|Publication number||US6269483 B1|
|Application number||US 09/213,911|
|Publication date||Jul 31, 2001|
|Filing date||Dec 17, 1998|
|Priority date||Dec 17, 1998|
|Publication number||09213911, 213911, US 6269483 B1, US 6269483B1, US-B1-6269483, US6269483 B1, US6269483B1|
|Inventors||Scott J. Broussard|
|Original Assignee||International Business Machines Corp.|
|Export Citation||BiBTeX, EndNote, RefMan|
|Patent Citations (7), Referenced by (59), Classifications (10), Legal Events (5)|
|External Links: USPTO, USPTO Assignment, Espacenet|
The present invention relates to the field of audio-visual telecommunications. In particular, the invention relates to video telecommunications between a plurality of conferees, each producing an output video stream and an output audio stream. A particular video stream and audio stream may be rendered dormant based on the audio level of an audio stream.
With the recent proliferation of inexpensive, powerful computer technology, methods of communication have progressed significantly. The ordinary voice telephone call, an efficient communication technique, is now accompanied by efficient and widely used alternatives such as electronic mail and on-line chat rooms which allow participants to convey text, images and other data to each other over computer networks.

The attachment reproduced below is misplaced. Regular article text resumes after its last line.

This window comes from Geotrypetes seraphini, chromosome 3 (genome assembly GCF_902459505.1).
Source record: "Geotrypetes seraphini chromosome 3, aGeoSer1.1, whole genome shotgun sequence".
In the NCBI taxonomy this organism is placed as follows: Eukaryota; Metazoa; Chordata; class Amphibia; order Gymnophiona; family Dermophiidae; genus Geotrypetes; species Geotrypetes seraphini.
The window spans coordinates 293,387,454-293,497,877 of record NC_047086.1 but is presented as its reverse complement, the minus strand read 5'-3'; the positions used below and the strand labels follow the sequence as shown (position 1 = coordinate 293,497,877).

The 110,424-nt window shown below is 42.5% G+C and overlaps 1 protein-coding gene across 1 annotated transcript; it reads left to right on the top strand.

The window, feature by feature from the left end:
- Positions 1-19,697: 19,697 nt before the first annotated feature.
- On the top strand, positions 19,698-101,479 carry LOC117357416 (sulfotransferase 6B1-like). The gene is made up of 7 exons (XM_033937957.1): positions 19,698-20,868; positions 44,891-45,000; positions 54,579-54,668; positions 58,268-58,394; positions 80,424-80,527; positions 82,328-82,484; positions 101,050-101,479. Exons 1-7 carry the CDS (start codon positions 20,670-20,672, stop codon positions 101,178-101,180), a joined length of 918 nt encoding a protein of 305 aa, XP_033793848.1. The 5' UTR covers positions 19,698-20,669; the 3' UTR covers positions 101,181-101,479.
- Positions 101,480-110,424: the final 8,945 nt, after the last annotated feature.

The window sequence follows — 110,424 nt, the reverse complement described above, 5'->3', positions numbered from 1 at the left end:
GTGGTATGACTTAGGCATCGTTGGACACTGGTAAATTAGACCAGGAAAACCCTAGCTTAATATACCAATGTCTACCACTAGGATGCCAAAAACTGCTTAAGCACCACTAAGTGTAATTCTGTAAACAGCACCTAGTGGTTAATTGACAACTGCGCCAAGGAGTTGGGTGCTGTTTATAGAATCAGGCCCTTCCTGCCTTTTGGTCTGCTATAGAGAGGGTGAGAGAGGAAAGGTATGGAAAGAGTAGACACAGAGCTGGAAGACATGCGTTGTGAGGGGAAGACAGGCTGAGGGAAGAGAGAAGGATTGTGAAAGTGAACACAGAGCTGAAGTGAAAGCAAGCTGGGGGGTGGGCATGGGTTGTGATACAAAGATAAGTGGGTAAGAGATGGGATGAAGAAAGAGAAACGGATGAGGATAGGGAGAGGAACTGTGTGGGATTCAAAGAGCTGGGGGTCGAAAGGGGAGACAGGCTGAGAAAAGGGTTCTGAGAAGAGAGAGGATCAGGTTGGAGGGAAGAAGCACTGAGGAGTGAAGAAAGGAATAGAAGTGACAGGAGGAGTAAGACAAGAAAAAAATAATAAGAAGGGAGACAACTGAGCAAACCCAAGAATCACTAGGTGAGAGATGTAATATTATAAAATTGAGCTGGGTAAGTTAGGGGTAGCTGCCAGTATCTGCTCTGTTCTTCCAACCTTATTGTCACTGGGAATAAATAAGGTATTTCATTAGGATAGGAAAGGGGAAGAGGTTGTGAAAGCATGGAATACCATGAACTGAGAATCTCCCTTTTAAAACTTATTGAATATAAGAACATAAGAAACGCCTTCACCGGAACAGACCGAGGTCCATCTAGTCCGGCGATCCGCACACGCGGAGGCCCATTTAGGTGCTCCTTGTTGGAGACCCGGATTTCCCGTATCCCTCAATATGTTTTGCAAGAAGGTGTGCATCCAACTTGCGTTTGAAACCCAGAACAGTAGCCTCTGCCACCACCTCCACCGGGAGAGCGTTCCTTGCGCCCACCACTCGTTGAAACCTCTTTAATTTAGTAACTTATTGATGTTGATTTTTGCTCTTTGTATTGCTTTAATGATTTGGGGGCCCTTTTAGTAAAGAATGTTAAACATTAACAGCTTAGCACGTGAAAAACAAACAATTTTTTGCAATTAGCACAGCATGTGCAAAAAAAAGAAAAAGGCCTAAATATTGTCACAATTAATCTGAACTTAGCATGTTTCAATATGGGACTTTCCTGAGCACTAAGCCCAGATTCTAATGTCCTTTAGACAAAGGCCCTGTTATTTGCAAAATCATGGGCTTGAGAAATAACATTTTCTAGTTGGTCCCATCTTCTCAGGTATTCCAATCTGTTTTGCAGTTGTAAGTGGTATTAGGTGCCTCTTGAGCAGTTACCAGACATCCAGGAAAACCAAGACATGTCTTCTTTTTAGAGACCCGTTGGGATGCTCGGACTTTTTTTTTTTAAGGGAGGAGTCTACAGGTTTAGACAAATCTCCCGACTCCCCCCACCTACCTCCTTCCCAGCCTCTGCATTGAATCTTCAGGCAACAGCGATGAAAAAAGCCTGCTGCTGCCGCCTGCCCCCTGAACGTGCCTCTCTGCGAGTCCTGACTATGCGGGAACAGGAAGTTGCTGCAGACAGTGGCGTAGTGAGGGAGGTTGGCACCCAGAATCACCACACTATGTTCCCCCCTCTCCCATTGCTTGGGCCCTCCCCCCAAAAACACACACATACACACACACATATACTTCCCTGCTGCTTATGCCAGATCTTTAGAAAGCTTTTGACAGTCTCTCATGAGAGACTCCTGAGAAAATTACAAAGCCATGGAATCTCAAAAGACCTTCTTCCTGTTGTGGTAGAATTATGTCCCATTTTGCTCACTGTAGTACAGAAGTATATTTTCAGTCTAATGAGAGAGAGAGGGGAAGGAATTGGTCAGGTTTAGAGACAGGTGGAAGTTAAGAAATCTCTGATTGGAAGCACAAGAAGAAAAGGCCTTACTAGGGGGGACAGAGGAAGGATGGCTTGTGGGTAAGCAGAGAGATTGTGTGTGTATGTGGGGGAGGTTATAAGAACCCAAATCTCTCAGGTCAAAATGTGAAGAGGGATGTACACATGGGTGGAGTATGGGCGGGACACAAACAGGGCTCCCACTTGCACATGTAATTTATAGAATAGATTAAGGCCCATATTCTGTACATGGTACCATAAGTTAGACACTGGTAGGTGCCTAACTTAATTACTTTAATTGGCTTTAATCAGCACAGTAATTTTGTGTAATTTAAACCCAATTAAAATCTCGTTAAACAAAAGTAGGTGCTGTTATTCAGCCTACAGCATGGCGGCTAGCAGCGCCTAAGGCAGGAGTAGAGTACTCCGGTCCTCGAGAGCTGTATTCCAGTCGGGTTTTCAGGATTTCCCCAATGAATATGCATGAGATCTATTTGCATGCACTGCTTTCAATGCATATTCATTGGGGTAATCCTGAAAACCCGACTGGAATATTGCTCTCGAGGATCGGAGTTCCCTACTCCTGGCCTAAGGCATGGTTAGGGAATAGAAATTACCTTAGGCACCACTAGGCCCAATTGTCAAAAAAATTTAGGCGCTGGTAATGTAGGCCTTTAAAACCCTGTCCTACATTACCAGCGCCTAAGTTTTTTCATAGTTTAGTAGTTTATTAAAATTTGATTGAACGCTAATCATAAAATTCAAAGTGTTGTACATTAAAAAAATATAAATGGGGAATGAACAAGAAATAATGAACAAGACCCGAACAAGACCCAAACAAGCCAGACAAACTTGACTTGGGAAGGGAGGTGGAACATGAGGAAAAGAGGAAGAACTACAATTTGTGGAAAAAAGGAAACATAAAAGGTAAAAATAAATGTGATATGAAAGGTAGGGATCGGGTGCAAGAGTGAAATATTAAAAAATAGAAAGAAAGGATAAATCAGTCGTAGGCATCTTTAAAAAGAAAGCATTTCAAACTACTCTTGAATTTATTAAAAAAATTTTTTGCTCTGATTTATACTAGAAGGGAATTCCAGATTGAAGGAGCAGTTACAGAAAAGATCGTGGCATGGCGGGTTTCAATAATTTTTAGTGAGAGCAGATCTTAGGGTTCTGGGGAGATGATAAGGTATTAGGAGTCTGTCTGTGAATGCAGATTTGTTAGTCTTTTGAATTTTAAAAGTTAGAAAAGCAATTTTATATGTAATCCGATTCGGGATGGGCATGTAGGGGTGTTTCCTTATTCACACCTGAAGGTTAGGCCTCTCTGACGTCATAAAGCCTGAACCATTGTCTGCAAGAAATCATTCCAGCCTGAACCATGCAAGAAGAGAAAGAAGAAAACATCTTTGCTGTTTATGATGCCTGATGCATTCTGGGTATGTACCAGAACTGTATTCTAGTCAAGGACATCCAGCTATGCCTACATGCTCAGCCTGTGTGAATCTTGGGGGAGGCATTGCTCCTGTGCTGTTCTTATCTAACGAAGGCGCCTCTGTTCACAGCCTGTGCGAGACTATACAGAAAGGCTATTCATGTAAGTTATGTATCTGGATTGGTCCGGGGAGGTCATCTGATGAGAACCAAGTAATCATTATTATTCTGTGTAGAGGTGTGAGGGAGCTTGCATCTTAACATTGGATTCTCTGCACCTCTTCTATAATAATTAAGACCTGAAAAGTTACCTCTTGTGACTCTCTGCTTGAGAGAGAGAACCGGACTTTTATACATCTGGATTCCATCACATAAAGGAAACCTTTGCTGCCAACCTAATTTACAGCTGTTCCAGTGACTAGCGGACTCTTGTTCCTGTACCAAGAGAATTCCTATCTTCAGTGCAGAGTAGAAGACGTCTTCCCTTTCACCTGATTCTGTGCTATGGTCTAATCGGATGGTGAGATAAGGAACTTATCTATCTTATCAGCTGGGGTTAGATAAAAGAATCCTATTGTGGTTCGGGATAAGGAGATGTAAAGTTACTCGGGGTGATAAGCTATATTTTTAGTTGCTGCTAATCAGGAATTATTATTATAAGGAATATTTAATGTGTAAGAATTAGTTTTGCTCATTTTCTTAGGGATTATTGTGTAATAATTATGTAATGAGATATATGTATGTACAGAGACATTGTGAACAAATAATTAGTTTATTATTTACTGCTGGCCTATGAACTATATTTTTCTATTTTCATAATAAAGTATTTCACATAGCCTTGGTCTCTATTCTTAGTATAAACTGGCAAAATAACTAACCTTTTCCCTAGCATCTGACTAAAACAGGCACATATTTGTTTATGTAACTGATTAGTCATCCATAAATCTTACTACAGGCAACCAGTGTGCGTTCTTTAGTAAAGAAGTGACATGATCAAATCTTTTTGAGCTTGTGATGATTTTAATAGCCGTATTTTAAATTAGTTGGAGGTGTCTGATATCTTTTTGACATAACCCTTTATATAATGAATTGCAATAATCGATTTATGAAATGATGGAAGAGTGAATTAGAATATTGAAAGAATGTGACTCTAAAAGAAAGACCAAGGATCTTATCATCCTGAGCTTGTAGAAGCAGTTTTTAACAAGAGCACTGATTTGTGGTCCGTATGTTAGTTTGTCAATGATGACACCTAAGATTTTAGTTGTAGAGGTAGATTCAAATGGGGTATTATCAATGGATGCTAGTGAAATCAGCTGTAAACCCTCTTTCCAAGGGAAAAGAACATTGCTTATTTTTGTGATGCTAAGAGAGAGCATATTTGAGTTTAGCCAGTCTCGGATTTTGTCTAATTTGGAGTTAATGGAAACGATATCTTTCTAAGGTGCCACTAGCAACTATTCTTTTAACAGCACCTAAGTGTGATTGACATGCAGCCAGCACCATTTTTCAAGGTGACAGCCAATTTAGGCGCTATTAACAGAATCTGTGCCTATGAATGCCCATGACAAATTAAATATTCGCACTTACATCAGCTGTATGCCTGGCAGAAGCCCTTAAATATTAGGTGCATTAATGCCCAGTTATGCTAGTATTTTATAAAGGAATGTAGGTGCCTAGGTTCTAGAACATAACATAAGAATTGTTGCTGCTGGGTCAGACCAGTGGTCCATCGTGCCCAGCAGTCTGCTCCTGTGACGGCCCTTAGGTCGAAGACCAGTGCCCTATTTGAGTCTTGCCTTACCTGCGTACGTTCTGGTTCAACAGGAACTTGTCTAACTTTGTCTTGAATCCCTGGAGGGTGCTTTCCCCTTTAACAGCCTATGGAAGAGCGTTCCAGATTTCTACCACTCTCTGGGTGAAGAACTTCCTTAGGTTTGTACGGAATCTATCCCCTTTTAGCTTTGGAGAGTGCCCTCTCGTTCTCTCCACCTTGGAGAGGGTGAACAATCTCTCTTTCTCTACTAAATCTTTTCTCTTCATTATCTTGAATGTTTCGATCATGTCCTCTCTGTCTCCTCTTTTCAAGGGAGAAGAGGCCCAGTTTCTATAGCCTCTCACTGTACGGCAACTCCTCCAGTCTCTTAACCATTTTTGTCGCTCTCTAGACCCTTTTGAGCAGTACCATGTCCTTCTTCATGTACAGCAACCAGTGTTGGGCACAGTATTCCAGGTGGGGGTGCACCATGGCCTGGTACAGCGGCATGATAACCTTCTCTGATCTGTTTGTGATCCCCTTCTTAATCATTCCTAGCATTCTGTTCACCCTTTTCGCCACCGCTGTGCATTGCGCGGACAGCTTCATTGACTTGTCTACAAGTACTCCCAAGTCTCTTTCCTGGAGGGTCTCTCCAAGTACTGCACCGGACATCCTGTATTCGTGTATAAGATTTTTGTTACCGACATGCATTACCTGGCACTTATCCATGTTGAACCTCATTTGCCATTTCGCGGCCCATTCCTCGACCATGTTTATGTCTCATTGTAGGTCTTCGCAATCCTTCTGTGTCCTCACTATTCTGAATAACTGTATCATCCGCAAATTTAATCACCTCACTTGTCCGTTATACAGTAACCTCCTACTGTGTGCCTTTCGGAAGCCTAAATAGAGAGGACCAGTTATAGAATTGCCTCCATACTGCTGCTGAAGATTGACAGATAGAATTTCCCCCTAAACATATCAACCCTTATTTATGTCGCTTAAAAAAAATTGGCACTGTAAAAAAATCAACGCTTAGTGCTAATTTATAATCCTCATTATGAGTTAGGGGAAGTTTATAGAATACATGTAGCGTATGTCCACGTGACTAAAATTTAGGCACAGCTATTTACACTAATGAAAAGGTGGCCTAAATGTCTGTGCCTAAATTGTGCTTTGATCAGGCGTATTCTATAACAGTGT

Video conferencing is another technique for communication which allows participants to convey both sound and video in real time to each other over computer networks. Video conferencing has been cost prohibitive for individuals and corporations to put into wide-spread use. Recently, however, technology has progressed such that video conferencing technology is available, at a reasonable cost, for implementation at terminals such as a desktop or portable computer or hand-held communications device.